“Really?” Amy was doubtful. “I think he was just being an asshole.”

 

          Jack shook his head in frustration.

 

          “And what was all that about ‘the oldest trick in the book’?” she muttered.

 

          He didn’t feel like answering that yet, either, and she looked around his car, disappointed and suddenly bored.

 

          “So, what’s all this crap?” She flicked the tangle of necklaces, air-fresheners, and feathers that hang off his rearview mirror to erase his new smile.

 

          “Huh? Oh, it’s a dream catcher.” He shrugged.

 

          “A what?”

 

          “You know, dream catcher? A circle? Bunch of shit hanging off of it? Catches dreams.”

 

 

Double Wishbone Suspension

         

          For hours, they drove behind a shimmering lake of heat they never seemed to catch.

 

          “How long do you think before he notices we’re back here?” she asked.

 

          “Not for awhile,” Jack said, then reconsidered. “At least not till he gets off the highway.”

 

          “Why are we following him again?”

 

          “Again?” Jack almost jumped.

 

          “No, I mean tell me again while we’re following him so that . . . never mind.”

 

          Jack felt like he was losing her, so he told a story, the best one he’d been saving. He unloaded it all at once, in an ugly brick of words that actually made the car squeak from the weight.    

 

          “So there was this cop who was driving home from a bar on the South Side, and these other two guys, big dudes, were walking across the street and stepped in front of his car. So this cop, also big but sloppy big, started running his mouth to these two guys to impress his wife, a woman who I know little about but will consider a dumb fuck for marrying a cop. So she's in the seat next to him, dutifully impressed with his display of plumage. The cop is drunk, by the way, a regular occurrence on his days off, but we don't find that out until later. So, one of the two legitimately big dudes gets tired of him talking shit and walks over to the car and punches the cop right square in the mouth. Big dude doesn't know he's a cop, and he finds it so easy, this punch, that he decides to special-deliver about ten more in the mush before the cop can do anything at all. The cop tries to roll up his window at one point, as if it's the weather, as if it’s a literal rain of fists that he's happened upon.”

 

          Jack cranked the handle of his window for effect, winding himself up to talk even faster:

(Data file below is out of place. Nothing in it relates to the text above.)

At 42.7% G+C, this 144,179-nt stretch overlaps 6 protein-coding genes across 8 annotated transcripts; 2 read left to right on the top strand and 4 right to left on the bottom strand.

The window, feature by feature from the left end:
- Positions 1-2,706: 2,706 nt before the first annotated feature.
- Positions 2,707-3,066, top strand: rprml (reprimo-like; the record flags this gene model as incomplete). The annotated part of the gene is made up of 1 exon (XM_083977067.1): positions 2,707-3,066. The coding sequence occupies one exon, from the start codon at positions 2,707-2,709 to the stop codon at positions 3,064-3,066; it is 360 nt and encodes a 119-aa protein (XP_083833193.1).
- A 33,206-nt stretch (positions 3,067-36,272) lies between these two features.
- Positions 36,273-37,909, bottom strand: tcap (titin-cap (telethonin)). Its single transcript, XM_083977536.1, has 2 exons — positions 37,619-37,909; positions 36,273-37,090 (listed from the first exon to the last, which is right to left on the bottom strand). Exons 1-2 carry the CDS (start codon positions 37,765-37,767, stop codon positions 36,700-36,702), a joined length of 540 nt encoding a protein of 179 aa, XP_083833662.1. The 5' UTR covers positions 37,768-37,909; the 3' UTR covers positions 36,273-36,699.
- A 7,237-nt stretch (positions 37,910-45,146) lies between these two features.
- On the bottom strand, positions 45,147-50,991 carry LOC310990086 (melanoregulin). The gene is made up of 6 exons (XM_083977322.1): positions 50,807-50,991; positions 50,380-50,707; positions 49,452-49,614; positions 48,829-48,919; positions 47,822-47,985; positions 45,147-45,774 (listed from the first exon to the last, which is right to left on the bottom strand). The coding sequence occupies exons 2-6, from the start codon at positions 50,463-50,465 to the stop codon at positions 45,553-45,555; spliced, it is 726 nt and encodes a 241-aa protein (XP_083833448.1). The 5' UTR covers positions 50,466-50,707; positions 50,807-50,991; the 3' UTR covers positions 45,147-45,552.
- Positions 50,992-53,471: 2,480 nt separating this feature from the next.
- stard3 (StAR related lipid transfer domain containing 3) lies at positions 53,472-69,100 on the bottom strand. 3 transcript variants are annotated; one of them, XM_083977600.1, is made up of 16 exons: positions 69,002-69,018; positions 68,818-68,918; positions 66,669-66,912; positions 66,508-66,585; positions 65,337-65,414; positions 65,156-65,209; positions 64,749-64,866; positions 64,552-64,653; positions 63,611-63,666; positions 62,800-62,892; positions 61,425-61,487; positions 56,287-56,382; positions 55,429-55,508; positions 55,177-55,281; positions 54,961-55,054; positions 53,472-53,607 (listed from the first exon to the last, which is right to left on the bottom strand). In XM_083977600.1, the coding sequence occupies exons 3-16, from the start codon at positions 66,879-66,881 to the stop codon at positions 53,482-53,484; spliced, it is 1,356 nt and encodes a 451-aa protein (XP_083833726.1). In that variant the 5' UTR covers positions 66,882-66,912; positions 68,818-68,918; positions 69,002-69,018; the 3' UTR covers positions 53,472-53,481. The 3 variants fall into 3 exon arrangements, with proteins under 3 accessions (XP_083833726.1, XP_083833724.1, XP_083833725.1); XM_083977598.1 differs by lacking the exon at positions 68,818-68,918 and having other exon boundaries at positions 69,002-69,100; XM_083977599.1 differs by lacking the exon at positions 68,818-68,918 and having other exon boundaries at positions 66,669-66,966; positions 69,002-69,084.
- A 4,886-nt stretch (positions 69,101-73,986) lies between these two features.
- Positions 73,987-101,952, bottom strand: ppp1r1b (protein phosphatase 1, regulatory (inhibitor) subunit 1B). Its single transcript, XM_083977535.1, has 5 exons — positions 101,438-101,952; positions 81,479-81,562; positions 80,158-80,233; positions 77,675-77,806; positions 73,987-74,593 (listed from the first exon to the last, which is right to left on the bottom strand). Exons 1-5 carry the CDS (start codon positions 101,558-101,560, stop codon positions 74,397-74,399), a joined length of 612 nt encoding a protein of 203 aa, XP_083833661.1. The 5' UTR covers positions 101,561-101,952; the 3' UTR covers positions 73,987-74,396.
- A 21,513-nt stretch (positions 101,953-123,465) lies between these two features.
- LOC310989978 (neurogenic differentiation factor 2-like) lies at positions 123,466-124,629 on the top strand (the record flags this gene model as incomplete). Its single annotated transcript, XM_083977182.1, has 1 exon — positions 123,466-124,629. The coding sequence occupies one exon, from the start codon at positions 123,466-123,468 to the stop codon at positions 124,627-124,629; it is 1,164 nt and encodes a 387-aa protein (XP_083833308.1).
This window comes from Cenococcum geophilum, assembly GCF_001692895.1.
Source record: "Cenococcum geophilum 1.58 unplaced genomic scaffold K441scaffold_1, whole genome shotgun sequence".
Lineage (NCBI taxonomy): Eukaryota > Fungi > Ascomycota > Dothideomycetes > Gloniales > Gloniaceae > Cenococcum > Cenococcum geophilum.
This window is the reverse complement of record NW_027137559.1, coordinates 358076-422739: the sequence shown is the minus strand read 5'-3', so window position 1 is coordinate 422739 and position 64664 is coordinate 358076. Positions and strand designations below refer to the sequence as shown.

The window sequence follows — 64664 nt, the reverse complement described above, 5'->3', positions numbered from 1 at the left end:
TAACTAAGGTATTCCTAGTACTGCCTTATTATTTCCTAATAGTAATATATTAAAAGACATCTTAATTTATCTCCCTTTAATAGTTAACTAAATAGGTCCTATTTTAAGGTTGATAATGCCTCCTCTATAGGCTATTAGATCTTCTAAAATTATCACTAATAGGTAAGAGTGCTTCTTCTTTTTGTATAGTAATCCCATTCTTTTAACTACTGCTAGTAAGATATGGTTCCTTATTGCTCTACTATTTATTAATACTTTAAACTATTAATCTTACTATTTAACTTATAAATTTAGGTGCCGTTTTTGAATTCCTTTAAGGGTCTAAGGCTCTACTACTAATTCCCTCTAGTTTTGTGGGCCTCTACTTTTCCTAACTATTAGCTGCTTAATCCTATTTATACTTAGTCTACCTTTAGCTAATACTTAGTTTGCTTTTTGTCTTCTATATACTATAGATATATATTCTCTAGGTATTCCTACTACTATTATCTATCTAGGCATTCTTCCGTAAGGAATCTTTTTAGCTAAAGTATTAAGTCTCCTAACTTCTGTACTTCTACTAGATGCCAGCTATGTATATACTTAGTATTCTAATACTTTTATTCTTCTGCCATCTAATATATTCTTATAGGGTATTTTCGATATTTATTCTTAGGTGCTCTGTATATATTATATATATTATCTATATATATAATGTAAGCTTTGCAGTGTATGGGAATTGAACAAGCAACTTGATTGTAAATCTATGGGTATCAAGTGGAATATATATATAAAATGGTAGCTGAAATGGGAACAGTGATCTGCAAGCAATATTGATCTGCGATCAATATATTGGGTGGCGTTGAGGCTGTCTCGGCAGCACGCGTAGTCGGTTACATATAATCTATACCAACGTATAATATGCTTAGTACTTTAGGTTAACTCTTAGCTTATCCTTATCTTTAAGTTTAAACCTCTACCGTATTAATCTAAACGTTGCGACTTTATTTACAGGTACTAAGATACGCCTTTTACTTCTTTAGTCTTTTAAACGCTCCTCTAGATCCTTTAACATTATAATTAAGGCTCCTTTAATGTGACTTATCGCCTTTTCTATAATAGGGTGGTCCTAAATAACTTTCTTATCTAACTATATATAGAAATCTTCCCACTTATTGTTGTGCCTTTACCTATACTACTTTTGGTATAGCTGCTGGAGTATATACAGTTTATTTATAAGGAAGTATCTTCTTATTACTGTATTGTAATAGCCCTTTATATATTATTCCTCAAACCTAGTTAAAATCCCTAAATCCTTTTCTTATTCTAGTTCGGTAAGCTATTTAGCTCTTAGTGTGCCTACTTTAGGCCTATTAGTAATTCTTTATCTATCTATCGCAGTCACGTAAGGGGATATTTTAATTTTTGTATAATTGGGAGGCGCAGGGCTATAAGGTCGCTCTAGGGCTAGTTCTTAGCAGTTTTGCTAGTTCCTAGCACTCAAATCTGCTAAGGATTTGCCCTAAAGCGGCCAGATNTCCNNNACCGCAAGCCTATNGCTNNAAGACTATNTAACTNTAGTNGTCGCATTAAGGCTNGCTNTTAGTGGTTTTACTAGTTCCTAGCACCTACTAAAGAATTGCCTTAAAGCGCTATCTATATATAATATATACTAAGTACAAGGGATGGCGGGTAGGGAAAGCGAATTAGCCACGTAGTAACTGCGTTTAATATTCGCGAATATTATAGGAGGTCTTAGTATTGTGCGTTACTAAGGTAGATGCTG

“Then the big dudes are gone, the cop is stunned, and the wife is still stupid. The cop’s fuming now, bleeding a bit, feeling ashamed that his wife saw all that, feeling like a fucking citizen of all things, so he pulls into a nearby parking lot and scurries back to his trunk to get his gun. Then he leaves the wife and runs down the street to make his drunken arrest, and the wife hightails back to the bar they were at earlier to try to get other off-duty cops to help. The cop is stumbling up and down the street with his bloody nose and his gun and comes across a kid all by himself, walking home . . .”

 

          In his peripheries, Jack sees Amy plucking the feathers in his dream catcher clean. And in spite of the widening hole she’s creating, and how it’s now less likely to catch a dream or anything else, Jack imagines her thinking with each rip, “He loves me . . . he love me not. . . .”

 

 “. . . So this is a kid who has nothing to do with anything, of course, and only the drunken cop will claim he resembles the dude that punched him in the face ten times, but for whatever reason, the cop decides he'll have to do. Now, if I was to take a moment of vacation is this idiot's brain, I would guess he thought an arrest would redeem him with his idiot wife, but who knows? So he runs at the confused kid and screams for him to put his hands in the air. The kid complies, protesting a bit. And the cop is grabbing one of the kid's hands on the back of his head when the gun goes off and blows a hole through . . . hold on. Is that car gonna let us get over?”

 

          Jack’s neck cracks like knuckles as he leans back to look for a hole in traffic.

 

           “Guess not. Anyway, what was I saying? Oh, yeah. Gun goes off. Blows a hole through the kid's hand. But it could have been his head, right? You thought it was his head, right? But he still handcuffs the kid because he's gotta maintain appearances and stick to his story. And the kid is on the ground with the cop's knee in his back, holding his hand, bleeding, when the other cops from the bar finally get there and call an ambulance. . . .”

 

          Amy finishes shredding the dream catcher and gives Jack her full attention. And when she reaches to pluck a piece of lint off his shoulder, he flinches and wraps things up fast.

 

          “. . . long story short, the kid is still arrested, but of course the kid is cleared of all charges because, guess what? Cop was drunk. And even though his court date is pending over this shit, the cop’s already back to work apparently, as if this wasn't enough reason to lose your fucking job. So, here's what I want to do. Ready? I want to send a series of postcards to this cop and claim I'm the dude who punched him in the face ten times. And I kind of want us both to do this postcard thing, if it's okay with you, for the rest of our lives.”